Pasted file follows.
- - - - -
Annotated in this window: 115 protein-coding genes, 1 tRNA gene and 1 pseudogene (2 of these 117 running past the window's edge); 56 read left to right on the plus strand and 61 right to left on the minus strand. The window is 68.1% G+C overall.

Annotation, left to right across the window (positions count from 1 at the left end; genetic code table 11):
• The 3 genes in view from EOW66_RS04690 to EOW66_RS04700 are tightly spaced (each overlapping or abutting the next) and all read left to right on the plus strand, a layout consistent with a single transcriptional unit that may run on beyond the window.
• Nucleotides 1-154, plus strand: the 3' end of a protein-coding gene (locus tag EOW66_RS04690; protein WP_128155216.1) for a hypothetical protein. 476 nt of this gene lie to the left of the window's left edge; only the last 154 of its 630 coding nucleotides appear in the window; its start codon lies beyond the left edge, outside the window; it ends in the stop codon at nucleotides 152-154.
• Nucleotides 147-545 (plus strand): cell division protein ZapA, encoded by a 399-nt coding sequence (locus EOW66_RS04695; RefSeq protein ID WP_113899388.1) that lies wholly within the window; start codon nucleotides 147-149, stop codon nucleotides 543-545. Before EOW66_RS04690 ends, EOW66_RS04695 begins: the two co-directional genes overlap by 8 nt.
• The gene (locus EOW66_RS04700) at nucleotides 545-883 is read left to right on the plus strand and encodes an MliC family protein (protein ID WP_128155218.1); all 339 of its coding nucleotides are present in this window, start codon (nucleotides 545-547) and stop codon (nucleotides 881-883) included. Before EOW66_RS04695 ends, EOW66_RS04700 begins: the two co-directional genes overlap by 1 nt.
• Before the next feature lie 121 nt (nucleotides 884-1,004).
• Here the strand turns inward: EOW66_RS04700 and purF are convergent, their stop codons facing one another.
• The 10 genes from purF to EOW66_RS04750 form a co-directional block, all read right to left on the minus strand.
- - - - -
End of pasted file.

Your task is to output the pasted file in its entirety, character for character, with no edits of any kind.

Annotated in this window: 115 protein-coding genes, 1 tRNA gene and 1 pseudogene (2 of these 117 running past the window's edge); 56 read left to right on the plus strand and 61 right to left on the minus strand. The window is 68.1% G+C overall.

Annotation, left to right across the window (positions count from 1 at the left end; genetic code table 11):
• The 3 genes in view from EOW66_RS04690 to EOW66_RS04700 are tightly spaced (each overlapping or abutting the next) and all read left to right on the plus strand, a layout consistent with a single transcriptional unit that may run on beyond the window.
• Nucleotides 1-154, plus strand: the 3' end of a protein-coding gene (locus tag EOW66_RS04690; protein WP_128155216.1) for a hypothetical protein. 476 nt of this gene lie to the left of the window's left edge; only the last 154 of its 630 coding nucleotides appear in the window; its start codon lies beyond the left edge, outside the window; it ends in the stop codon at nucleotides 152-154.
• Nucleotides 147-545 (plus strand): cell division protein ZapA, encoded by a 399-nt coding sequence (locus EOW66_RS04695; RefSeq protein ID WP_113899388.1) that lies wholly within the window; start codon nucleotides 147-149, stop codon nucleotides 543-545. Before EOW66_RS04690 ends, EOW66_RS04695 begins: the two co-directional genes overlap by 8 nt.
• The gene (locus EOW66_RS04700) at nucleotides 545-883 is read left to right on the plus strand and encodes an MliC family protein (protein ID WP_128155218.1); all 339 of its coding nucleotides are present in this window, start codon (nucleotides 545-547) and stop codon (nucleotides 881-883) included. Before EOW66_RS04695 ends, EOW66_RS04700 begins: the two co-directional genes overlap by 1 nt.
• Before the next feature lie 121 nt (nucleotides 884-1,004).
• Here the strand turns inward: EOW66_RS04700 and purF are convergent, their stop codons facing one another.
• The 10 genes from purF to EOW66_RS04750 form a co-directional block, all read right to left on the minus strand.